Avalanche Canada Spring Forecasting Guide
As we transition into spring, there are two important points to highlight regarding our avalanche forecasts: how we rate the avalanche danger, and our “guides” to springtime travel.
Public Avalanche Forecasting in the spring poses its own set of challenges. We face challenges with timing because conditions can rapidly change over a couple of hours (or even a few minutes). We are challenged by conditions that vary dramatically across the terrain; even small changes in aspect, steepness, or elevation can be significant. Communicating these conditions to a wide range of people (some highly trained and experienced, some who are minimally trained and just starting out) is challenging. The good news is spring avalanche conditions are generally more predictable so it’s usually easier to assess the hazard.
An incredibly huge wet snow avalanche.
Rating danger for the HIGHEST expected hazard. It’s common to experience melt-freeze conditions with daily swings in temperature from freezing cold nights to hot sunny afternoons. When this regime is established you find thick surface crusts with good corn-snow riding as the sun warms things up. But when the crust melts, avalanche hazard spikes. We will rate the avalanche danger as the HIGHEST expected that day. Elsewhere in the forecast you’ll find more information about when, where, and why Danger Ratings may be lower (for example, because of a strong overnight re-freeze, crusts are unlikely to break down until late afternoon) and provide ideas for how to manage your avalanche risk (for example, start early and be out of avalanche terrain by noon). The danger-ratings alone will provide sound advice for minimally trained people; however, for those with better training, more experience, and greater skills, the Danger Ratings may seem too conservative. So make sure you look further than a quick scan of the Danger Rating colours.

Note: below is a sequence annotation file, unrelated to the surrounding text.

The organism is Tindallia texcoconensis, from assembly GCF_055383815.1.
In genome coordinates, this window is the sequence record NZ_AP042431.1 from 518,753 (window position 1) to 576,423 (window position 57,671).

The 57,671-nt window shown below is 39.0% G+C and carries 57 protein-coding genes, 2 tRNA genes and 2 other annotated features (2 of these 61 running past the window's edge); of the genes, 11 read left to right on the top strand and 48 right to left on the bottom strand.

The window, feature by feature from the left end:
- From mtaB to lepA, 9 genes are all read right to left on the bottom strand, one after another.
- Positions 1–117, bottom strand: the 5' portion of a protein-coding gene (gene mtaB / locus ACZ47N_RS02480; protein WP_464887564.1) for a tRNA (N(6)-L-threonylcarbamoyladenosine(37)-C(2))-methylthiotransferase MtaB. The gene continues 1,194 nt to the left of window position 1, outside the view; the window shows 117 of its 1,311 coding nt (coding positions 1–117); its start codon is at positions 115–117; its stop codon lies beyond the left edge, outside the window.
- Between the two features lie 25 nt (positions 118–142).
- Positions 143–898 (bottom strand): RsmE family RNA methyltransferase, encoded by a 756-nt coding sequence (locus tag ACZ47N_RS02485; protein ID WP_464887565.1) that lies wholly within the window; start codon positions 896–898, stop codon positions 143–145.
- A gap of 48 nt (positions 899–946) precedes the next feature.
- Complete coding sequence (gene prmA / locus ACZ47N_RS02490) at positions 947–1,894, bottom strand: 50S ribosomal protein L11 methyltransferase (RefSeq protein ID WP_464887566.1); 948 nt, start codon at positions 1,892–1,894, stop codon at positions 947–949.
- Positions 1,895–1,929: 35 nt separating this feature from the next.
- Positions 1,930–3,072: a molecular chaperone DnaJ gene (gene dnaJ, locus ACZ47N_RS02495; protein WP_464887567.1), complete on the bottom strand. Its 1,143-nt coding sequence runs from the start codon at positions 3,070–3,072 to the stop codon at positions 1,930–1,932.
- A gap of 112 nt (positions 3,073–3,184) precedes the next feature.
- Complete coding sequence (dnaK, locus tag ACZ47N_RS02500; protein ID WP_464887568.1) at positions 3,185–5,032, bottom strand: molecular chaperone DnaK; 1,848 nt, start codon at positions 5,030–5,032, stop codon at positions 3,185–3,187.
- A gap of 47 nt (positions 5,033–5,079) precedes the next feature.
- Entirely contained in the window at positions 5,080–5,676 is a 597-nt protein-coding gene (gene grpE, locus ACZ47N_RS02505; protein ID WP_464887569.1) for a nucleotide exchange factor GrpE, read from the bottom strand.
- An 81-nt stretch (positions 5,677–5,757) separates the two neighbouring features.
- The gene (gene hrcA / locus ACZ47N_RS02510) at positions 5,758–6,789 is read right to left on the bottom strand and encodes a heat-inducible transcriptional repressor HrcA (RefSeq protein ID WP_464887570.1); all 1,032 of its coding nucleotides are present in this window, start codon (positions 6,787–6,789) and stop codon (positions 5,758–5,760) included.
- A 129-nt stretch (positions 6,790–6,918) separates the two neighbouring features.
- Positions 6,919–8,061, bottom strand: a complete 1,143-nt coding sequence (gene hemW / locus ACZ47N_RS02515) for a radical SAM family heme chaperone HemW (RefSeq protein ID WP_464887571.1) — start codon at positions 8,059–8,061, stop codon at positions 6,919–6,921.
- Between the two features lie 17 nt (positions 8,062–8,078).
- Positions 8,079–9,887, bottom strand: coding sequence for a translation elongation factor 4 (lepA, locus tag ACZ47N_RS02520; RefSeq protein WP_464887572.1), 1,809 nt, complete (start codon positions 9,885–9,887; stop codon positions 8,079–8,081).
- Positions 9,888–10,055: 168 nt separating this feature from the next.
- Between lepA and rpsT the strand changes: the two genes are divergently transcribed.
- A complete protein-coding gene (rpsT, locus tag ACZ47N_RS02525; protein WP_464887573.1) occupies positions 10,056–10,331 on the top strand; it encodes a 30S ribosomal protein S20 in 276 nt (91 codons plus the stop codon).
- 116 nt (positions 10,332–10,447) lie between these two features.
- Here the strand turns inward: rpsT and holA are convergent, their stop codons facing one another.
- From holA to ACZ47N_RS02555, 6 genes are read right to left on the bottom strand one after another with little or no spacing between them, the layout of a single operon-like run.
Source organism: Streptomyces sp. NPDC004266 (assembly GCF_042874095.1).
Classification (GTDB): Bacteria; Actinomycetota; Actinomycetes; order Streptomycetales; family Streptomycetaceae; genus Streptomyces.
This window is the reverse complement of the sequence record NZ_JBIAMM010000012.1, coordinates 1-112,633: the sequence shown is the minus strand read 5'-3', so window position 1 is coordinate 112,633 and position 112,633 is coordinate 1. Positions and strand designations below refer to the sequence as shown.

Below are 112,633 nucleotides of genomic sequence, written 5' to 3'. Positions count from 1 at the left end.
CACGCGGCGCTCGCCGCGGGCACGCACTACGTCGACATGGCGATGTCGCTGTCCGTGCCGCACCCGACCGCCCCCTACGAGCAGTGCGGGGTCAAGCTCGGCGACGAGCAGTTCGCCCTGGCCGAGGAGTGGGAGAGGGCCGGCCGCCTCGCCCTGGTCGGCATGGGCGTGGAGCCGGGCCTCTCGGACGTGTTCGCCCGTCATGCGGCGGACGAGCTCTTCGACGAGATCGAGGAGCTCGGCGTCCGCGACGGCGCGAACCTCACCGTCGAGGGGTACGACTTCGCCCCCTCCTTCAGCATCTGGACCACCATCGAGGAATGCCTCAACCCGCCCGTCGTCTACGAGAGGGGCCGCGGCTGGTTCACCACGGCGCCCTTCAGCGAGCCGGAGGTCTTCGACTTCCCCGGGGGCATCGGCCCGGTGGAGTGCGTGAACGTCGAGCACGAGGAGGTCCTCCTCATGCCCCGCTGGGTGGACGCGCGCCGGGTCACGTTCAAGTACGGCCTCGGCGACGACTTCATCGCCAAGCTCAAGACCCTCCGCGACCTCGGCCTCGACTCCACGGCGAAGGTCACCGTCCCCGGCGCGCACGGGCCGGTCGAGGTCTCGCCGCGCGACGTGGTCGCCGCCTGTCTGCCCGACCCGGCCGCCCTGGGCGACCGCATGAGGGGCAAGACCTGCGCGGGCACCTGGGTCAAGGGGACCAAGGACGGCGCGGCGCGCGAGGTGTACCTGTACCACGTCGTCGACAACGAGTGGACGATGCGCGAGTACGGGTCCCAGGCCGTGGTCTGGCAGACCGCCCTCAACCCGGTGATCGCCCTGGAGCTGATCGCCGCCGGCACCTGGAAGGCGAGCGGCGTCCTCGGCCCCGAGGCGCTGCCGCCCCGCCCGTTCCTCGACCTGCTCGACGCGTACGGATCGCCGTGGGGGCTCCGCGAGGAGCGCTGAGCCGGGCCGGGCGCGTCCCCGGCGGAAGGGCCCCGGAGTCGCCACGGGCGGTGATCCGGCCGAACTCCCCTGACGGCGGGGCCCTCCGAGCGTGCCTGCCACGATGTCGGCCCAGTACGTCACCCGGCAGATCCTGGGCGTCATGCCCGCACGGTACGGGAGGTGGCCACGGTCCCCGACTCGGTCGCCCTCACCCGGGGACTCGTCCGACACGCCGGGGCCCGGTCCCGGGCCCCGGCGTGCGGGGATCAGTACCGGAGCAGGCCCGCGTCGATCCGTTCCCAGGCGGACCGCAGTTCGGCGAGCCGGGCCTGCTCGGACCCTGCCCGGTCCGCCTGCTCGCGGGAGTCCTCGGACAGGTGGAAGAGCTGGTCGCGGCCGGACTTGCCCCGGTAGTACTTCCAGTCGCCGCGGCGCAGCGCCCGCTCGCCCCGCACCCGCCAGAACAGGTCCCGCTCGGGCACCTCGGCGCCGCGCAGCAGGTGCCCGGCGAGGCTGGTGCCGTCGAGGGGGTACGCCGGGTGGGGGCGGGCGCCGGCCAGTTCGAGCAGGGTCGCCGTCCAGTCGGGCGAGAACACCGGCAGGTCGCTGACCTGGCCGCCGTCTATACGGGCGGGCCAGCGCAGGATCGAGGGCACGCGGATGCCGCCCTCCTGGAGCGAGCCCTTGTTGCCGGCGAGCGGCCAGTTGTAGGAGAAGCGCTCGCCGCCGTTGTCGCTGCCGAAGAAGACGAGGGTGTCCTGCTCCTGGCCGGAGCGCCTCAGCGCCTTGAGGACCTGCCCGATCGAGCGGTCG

Four Spring Scenario Guides. Once we see consistent long-term spring conditions for all elevation bands, or we no longer have sufficient snowpack and avalanche observations to issue danger ratings, our forecasts will provide a spring conditions statement with a link to four Spring Scenario guides:
Avalanche danger may be variable, ranging from Low to High as conditions change. Rapid changes are possible due to solar radiation, daytime warming, or rain. Pay careful attention to the thickness and strength of surface crusts, and how they break down during the day. Travelling early in the day is generally recommended.
Here are the four spring scenario guides:
Cold and Snowy: when winter storms roll through
Daily Melt-Freeze Cycles: Warm during the day, cold overnight
All Melt, No Freeze: Intense warming with no overnight re-freeze
All Freeze, No Melt: Cool weather with little or no melting
Each scenario has specific weather, snowpack, and avalanche characteristics. Each has trip planning advice. And each requires a different approach in terms of risk management. It’s up to you to decide which scenario applies to your specific location and situation. To figure this out you will have to look at past weather, the weather forecast, and get as much local information as possible from knowledgeable people in your area.
Remember that in the spring strong solar radiation and warm temperatures can weaken the snow in a matter of minutes, and danger can change from LOW to HIGH very quickly. Be alert to changing conditions and be prepared to adjust your travel plans accordingly.